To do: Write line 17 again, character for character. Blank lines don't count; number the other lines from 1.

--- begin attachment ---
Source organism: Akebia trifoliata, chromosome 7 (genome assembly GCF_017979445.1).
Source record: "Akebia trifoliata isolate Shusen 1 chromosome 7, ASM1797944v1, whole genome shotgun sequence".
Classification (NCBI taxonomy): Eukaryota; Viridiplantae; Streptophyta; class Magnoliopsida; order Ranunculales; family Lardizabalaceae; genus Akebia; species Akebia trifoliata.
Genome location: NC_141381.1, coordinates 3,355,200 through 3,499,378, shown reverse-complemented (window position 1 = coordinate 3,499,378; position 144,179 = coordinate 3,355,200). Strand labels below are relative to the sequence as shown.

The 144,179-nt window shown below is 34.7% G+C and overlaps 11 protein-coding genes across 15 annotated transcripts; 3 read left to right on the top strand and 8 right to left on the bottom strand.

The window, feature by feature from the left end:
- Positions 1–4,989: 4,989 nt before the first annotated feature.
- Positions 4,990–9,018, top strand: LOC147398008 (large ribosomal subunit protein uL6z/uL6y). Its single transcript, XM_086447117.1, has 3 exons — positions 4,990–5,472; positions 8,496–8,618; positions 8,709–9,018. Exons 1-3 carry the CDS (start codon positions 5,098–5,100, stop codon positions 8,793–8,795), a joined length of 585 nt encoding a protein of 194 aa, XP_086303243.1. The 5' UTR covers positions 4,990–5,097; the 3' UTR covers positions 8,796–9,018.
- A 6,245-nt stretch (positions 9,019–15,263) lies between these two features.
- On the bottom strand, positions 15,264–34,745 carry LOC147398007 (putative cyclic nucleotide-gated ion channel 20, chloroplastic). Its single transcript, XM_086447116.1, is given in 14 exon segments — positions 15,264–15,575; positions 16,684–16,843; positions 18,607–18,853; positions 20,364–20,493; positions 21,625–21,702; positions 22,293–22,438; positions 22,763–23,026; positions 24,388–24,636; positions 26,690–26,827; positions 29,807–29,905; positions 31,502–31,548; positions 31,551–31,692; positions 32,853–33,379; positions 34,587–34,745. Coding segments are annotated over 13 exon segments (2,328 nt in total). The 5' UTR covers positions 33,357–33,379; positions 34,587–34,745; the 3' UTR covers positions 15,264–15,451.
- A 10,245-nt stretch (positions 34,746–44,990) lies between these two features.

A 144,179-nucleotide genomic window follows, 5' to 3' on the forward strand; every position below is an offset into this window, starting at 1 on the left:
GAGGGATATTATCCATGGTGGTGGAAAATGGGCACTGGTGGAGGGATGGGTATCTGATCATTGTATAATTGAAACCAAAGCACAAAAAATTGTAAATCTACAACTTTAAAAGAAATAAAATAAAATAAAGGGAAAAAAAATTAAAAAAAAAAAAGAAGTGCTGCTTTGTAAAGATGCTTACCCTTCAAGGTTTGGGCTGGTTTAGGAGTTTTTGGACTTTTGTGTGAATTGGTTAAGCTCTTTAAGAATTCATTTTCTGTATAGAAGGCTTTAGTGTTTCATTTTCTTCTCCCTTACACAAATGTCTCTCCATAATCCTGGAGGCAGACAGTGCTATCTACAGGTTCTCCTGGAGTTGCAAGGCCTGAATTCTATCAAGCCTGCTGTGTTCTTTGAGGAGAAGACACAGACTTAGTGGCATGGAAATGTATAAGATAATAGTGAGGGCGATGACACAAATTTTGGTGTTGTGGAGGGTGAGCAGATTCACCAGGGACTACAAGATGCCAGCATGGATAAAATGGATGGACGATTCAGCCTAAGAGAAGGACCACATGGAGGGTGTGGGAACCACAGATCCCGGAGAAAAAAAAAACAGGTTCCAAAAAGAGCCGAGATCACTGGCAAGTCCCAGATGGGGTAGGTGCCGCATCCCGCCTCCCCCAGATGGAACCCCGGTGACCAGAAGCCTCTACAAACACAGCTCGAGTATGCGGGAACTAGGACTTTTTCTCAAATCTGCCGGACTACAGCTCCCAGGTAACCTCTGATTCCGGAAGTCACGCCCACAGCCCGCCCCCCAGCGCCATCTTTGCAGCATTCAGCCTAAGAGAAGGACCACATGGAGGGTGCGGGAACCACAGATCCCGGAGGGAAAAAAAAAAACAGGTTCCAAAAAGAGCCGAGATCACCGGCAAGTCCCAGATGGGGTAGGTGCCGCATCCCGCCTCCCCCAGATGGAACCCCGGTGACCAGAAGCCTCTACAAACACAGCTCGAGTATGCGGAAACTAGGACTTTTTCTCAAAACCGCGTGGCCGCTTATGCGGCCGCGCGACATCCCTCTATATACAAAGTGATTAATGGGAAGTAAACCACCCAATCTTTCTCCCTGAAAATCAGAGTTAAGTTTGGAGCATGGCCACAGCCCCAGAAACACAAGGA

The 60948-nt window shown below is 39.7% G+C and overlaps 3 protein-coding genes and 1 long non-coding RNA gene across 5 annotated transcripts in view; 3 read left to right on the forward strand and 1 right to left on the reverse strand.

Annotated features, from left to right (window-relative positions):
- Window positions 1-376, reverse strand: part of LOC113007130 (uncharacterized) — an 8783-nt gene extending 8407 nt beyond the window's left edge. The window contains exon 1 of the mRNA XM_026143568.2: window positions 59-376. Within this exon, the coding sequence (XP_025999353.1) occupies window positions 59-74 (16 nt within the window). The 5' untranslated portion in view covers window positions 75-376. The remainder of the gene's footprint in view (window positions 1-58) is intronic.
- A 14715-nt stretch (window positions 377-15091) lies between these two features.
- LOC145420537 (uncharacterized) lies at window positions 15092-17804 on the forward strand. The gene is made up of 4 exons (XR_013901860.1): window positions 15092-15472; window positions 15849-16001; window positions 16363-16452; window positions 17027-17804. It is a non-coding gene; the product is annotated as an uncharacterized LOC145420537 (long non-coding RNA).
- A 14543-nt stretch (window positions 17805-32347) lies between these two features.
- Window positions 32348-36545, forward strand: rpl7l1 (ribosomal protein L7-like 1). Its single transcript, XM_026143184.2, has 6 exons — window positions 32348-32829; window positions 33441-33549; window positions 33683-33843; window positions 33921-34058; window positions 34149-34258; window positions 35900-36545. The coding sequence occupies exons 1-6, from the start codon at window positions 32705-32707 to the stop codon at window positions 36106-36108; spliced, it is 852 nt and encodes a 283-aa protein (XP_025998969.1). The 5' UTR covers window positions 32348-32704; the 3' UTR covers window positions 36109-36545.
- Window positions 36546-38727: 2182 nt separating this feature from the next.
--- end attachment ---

- A 14715-nt stretch (window positions 377-15091) lies between these two features.